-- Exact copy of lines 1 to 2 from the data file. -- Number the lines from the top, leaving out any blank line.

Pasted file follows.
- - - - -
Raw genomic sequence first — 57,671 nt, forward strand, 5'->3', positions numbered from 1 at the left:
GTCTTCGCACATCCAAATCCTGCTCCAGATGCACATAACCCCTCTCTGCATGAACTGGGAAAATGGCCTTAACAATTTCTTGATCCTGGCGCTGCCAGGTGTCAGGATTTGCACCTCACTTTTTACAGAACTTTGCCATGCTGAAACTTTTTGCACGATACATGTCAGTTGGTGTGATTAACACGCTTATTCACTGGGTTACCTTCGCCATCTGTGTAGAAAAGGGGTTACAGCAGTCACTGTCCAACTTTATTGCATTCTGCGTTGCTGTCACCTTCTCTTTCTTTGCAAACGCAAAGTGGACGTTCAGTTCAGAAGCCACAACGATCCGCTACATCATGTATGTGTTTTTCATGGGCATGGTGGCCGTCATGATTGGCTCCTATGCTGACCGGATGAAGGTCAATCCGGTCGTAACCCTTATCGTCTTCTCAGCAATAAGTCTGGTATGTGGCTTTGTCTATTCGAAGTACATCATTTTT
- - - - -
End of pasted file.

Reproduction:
Raw genomic sequence first — 57,671 nt, forward strand, 5'->3', positions numbered from 1 at the left:
GTCTTCGCACATCCAAATCCTGCTCCAGATGCACATAACCCCTCTCTGCATGAACTGGGAAAATGGCCTTAACAATTTCTTGATCCTGGCGCTGCCAGGTGTCAGGATTTGCACCTCACTTTTTACAGAACTTTGCCATGCTGAAACTTTTTGCACGATACATGTCAGTTGGTGTGATTAACACGCTTATTCACTGGGTTACCTTCGCCATCTGTGTAGAAAAGGGGTTACAGCAGTCACTGTCCAACTTTATTGCATTCTGCGTTGCTGTCACCTTCTCTTTCTTTGCAAACGCAAAGTGGACGTTCAGTTCAGAAGCCACAACGATCCGCTACATCATGTATGTGTTTTTCATGGGCATGGTGGCCGTCATGATTGGCTCCTATGCTGACCGGATGAAGGTCAATCCGGTCGTAACCCTTATCGTCTTCTCAGCAATAAGTCTGGTATGTGGCTTTGTCTATTCGAAGTACATCATTTTT